Power struggle rages over Russia’s state statistics

A general view of a building of the Federal State Statistics Service (Rosstat) in Moscow. Russia's economy expanded for the first time in two years in the fourth quarter of 2016, data from the state statistics service showed. (AFP)
Updated 03 April 2017

Power struggle rages over Russia’s state statistics

MOSCOW: Reports that Russia’s Economy Ministry is set to take control of the national statistics agency has sparked fears that indicators crucial to monitoring the country’s economic woes could become skewed.

Data from the Rosstat state statistics agency has been key in measuring the extent of the country’s economic crisis, triggered three years ago by tumbling oil prices and Western sanctions over Ukraine, and is thus key to forecasts about when recovery is possible.
With Russians worried about their shrinking purchasing power and a presidential election due next year, perceptions about the economy and its outlook are touchy topics.
Enter into this volatile mix a switch by Rosstat to new calculation methods that are in line with European standards, which has caused rampant confusion inside the agency that has resulted in it publishing reports late and issuing major corrections to its findings.
Widespread issues over the adoption of the new methodology have prompted the government to prepare to make Rosstat — which currently reports to Prime Minister Dmitry Medvedev — answerable to the Economy Ministry in a bid to exercise more control over it, Russian media has reported.
The prime minister’s current oversight is mostly administrative, while the Economy Ministry is responsible for producing forecasts for the government based on Rosstat data.
Analysts fear that as the presidential polls approach Rosstat could come under pressure to produce statistics that would paint a rosy picture of the economy, much as in the Soviet era when authorities used statistics for propaganda purposes, boasting about exceeding production plans.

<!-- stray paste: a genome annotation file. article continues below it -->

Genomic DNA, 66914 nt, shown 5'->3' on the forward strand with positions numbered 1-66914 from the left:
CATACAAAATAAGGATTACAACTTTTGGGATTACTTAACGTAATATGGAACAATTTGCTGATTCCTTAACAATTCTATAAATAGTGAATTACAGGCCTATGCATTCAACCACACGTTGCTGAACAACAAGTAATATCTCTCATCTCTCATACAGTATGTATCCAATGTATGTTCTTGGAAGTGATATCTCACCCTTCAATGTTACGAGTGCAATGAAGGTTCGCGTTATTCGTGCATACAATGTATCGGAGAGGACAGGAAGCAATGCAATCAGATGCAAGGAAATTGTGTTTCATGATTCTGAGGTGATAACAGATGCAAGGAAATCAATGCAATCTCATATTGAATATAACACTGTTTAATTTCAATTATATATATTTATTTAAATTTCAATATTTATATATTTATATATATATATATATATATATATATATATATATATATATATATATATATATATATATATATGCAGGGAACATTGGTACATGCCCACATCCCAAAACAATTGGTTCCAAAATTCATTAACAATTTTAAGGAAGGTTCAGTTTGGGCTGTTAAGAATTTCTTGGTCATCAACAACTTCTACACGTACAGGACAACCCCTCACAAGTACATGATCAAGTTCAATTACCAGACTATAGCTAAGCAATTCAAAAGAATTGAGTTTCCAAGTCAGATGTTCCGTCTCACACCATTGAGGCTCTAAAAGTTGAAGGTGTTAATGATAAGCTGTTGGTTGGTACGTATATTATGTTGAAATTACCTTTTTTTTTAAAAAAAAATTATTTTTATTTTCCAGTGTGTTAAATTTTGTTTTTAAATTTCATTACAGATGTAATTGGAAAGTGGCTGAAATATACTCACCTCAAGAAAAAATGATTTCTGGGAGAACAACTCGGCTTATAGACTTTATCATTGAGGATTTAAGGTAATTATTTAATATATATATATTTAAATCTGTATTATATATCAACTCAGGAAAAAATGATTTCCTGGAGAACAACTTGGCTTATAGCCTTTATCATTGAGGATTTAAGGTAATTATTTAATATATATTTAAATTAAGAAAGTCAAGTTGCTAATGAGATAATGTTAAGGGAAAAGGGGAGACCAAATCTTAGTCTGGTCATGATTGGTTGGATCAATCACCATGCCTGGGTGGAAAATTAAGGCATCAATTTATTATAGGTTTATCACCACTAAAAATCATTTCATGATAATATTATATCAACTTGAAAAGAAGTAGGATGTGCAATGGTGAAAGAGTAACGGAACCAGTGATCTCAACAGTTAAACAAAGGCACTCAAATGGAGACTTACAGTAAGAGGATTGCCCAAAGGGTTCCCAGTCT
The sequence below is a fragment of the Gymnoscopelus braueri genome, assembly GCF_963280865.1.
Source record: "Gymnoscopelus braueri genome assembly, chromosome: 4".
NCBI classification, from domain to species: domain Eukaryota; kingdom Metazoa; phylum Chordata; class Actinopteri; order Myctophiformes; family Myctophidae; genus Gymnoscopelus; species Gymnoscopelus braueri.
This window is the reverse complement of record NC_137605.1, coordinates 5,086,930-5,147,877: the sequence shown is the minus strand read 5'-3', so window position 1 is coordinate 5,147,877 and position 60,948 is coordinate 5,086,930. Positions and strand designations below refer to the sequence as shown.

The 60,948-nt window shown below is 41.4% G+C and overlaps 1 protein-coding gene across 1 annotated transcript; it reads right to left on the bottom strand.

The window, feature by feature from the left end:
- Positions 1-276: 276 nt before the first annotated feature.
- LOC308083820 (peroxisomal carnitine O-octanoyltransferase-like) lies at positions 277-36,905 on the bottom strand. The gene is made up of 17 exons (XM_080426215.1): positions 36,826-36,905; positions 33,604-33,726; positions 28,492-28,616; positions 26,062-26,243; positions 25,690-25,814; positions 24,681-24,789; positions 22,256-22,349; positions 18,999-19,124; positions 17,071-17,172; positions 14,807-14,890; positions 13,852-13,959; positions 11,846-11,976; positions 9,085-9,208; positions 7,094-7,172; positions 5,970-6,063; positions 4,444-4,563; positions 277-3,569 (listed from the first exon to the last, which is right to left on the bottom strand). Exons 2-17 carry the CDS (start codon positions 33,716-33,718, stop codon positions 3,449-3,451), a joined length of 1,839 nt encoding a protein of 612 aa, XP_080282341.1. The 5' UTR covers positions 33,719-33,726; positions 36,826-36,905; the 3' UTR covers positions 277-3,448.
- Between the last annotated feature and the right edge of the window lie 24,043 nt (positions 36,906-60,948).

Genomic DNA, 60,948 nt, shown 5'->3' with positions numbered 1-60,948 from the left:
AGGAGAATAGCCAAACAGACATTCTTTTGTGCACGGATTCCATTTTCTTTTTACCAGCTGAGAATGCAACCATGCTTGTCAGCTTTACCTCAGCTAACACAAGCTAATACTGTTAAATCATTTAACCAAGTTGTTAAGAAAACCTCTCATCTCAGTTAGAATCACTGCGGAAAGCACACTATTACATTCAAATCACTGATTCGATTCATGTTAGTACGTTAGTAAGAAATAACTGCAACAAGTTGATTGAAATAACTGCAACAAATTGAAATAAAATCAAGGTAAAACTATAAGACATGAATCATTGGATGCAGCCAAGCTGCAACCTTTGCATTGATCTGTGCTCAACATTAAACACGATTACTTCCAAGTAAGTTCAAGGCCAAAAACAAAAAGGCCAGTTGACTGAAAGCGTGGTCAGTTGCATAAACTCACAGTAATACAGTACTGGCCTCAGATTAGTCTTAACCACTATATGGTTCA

“This is a pre-election year and if the main socioeconomic indicators are bad, this would look like a lack of respect for the promises” President Vladimir Putin made during his 2012 campaign, said Igor Nikolayev, an analyst at FBK Grant Thornton, an auditing and consulting group.
“If growth reaches 2 percent, then we will say that the sanctions bothered us but all the indicators are now positive,” he added.
Some of Rosstat’s new calculations have proved encouraging for authorities. The agency revised upward its production indicator and calculated that the economy had contracted by only 2.8 percent in 2015 — instead of the 3.7 percent it had previously estimated.
It also said that the economy contracted by only 0.2 percent last year, instead of the 0.6 percent it had previously measured. These changes in Russia’s indicators have transformed the storyline of the country’s economic crisis. With the new figures, Russia’s government can proudly proclaim that the economy has shown unexpected resistance to the double shock of low oil prices and sanctions thanks to a boost to the industry from the weak ruble and dynamic small businesses.
Last month a low indicator for industrial production that was published behind schedule by Rosstat sent a jolt through the Economy Ministry.
Economy Minister Maxim Oreshkin, who took on the position in November, said Rosstat’s transition to its new methodology had been “very unfortunate” and that he expected its figures to undergo “major revisions” while his ministry prepares to announce its forecasts.
In a 2013 report, the Organization for Economic Co-operation and Development (OECD) group of leading economies praised Rosstat’s “high level of professionalism” while saying the agency should improve its methodology for calculating gross domestic product (GDP) and its compliance with international standards.